2024-07-13 9:50 AM

Themes Aplenty in Falls Church Arts’ All Member Show

Pete Corbino’s oil on canvas “Tallwood.” (Photo: Falls Church Arts)

The intriguing All Member Show is currently displayed at the Falls Church Arts gallery from June 15 to August 18. The exhibit will be held in two parts: submissions from members with last names from A-L are on view from June 15 to July 14, whereas submissions from artists with last names from M-Z will be on view from July 20 to August 18. The show covers works in a variety of media, including watercolor, acrylic, pastel, fused glass, oil, photography, and sculpture of various materials.

In such a show, members choose their best works, and sometimes unity between artworks is therefore lacking. What is special about this exhibit, however, is that one need not look far to find themes. One such theme is local scenery, exemplified by Pete Corbino’s oil on canvas “Tallwood,” a large, pleasant Falls Church house which was once owned by Mitton Eisenhower on East Broad St.. Yet many of the artists have journeyed farther afield, from the Hawaiian island of Kaua’i to the Grand Canyon, from the shores of Cape Cod to the Scottish Highlands.

For those who enjoy travel in summer, Jean Barrett’s “Moonrise on Kaua’i” (oil on board, but reminiscent of a photograph) captures the fluidity and magic of the ocean and the sky by night. This work is a beautiful showcase of a vast and clear blue sky that fades into a cloudy shroud, enveloping the moon as if two great hands had clutched it from below. The colors become almost ethereal and deeply enchanting, especially to the center right where purples and greens enter the mix. Below the gracious bands of clouds meet the great ocean as it rushes up the beach to meet us between the great stone cliffs left and right. For those who have not visited Hawaii, this majestic oil on board painting allows them to enjoy a bit of the islands as the surf and serenity of Hawaii is brought into the West Broad Street gallery.

In “Colors of the Cape,” Gretchen Damore has created in acrylic something not unlike the wild colors and flamboyant hues of Gauguin’s Polynesian paintings. Yet the setting is much closer to home—Cape Cod, Massachusetts! The artist explains that during midsummer, the sunset is such that it brings a special color palate to the coast of Cape Cod. The painting features a soft blue sky touched with glimmers of evening pink clouds as a church spire with cross and clock rises to the sky. Below this, rooftops aglow with the magnificent colors the artist has chosen to dapple the rest of the skyline.

In “Sky Meadows” by Anne Goaslind, we espy sets of leading lines. The central fence forms a sweeping “S” off into the distance as does the road in the upper left. In her exhibit card, the artist relates how much she enjoys traveling to places far enough from the hustle and bustle of urban life so that she may see the horizon. Her watercolor offers the viewer a “get-away” to a horizon before which are hills, farmhouses, and fences. Clouds dominate the sky above the horizon. This soft and dreamy work presents something of a children’s fairytale look, while nonetheless remaining dutifully faithful to realistic detail. The quaint barns and buildings bring the warm and inviting countryside to life.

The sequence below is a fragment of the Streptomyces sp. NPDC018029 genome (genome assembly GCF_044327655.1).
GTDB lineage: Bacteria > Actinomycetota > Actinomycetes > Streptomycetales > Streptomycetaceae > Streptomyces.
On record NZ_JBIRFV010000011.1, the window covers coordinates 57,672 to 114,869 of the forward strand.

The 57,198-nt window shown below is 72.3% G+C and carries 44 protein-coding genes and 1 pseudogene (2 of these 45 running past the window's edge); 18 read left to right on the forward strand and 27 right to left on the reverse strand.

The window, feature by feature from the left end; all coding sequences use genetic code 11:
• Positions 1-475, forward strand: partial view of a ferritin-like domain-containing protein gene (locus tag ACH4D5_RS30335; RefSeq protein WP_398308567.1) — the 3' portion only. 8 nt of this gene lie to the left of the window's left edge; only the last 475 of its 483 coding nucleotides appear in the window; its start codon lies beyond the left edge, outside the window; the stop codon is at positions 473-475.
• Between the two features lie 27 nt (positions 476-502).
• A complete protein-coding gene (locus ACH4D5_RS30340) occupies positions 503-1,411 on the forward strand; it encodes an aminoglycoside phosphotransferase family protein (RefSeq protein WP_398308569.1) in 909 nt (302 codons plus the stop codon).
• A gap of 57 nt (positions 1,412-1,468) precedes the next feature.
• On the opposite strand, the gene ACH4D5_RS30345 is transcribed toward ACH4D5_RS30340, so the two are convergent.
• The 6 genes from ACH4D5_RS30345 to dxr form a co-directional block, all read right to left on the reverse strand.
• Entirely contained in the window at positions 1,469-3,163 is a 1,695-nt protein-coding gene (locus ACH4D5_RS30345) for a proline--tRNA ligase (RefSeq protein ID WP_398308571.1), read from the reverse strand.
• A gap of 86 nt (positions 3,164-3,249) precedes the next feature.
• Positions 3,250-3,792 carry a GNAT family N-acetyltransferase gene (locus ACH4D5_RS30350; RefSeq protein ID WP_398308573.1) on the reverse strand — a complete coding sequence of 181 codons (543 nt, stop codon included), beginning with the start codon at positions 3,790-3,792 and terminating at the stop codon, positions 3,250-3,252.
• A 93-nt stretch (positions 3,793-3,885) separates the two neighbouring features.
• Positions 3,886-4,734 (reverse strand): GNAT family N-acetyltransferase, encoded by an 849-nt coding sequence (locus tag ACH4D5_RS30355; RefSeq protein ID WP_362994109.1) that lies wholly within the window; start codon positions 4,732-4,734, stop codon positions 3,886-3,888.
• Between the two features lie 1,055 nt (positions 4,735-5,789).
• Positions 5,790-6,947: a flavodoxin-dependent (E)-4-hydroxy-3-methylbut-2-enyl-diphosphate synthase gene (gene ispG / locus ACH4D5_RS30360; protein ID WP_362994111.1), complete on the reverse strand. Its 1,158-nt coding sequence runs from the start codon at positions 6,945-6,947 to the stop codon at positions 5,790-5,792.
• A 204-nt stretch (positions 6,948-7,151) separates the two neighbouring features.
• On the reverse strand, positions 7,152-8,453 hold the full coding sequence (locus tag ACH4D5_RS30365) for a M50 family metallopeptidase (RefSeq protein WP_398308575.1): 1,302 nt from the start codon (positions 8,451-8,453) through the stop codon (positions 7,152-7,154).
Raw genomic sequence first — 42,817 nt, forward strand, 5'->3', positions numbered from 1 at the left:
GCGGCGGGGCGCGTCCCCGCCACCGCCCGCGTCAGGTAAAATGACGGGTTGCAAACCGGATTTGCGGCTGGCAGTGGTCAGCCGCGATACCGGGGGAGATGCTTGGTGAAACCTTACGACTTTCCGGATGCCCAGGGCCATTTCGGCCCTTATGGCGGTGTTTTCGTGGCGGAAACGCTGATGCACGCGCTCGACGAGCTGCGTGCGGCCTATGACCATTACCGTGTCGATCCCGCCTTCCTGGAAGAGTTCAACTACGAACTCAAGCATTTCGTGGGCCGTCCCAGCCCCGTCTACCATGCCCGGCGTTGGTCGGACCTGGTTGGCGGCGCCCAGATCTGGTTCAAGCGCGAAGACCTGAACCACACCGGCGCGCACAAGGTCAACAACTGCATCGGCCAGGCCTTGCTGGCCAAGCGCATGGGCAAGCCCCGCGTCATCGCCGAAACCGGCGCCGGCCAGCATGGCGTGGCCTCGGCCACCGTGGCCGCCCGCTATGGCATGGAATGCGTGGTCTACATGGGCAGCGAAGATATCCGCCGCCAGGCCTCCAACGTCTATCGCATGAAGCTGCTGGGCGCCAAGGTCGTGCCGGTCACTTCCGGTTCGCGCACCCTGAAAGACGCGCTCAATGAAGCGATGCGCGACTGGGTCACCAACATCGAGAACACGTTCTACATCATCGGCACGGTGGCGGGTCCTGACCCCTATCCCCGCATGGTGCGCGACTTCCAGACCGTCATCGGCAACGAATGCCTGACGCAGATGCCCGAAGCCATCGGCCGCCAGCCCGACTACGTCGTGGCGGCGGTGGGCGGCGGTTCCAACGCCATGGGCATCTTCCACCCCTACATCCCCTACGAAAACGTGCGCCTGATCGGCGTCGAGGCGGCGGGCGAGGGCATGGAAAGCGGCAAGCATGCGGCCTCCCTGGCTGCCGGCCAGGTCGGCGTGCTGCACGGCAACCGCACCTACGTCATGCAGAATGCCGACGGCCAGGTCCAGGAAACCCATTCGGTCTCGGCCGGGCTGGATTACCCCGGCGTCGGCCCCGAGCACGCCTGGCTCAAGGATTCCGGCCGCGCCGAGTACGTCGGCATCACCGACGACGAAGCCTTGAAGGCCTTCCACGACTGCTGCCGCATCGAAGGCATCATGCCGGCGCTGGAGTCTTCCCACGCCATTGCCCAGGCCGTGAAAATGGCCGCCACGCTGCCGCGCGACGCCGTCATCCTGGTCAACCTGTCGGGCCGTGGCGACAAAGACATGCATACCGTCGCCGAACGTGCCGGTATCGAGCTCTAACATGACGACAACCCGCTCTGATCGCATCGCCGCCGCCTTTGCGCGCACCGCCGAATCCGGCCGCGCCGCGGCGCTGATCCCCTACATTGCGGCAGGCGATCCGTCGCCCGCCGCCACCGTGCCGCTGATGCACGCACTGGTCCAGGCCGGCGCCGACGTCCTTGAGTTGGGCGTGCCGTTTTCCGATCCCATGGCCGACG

Leaving behind the traveling theme, we go to paintings which play on classical and ancient narrative motifs. In “Flying with the Cranes,” a visual reenactment of Japanese mythology, artist Spoorti Dandridge paints with animated strokes that almost seem to move before the viewer’s eyes. A work rendered in oil with touches of crackled gold, Dandridge explains that the painting tells the story of a maiden who comes to earth from above riding on storks and becomes deeply in love with a man on earth, but conflict arises in the tale when our heroine confronts the reality that to be with her betrothed she must never return to her world. A fascinating use of “multimedia,” this painting offers the smooth and flowing nature of the cranes to the cracked portions which perhaps lend the maiden’s dress and the birds above.

We leave the world of Japanese mythology for the world of the Bible. Naomi Lipsky’s “Hineni” (The Prism), is a vibrant and skillfully crafted example of lithography. Above a rainbow of colors, we see the words “I am here” in Hebrew, the answer Abraham gave to God as he experienced the realization of monotheism.

Another theme to be found in the exhibit is nature: Gerda Lane’s oil painting “Delaware Marsh” and James Hengst’s photograph “Land of the Lost” of the Waimangu Volcanic Valley in New Zealand serve as admirable examples. There are also uniquely American themes, such as Jean Lauzon’s acrylic on canvas “Bison II,” which presents elements of the U.S. flag as well as “the diminishing size of the bison [to represent] the near extinction of this American symbol.”

Visitors attending the Falls Church Arts gallery All Members Exhibit would do well to explore these and other themes, prompted by the works of many skillful artists in our region. It is at 700-B West Broad St. (Route 7), Falls Church. Admission is free and the gallery is open Tuesdays-Fridays from 11 a.m. to 6 p.m., Saturdays and Sundays from 9 a.m. to 4 p.m. Masks are optional.





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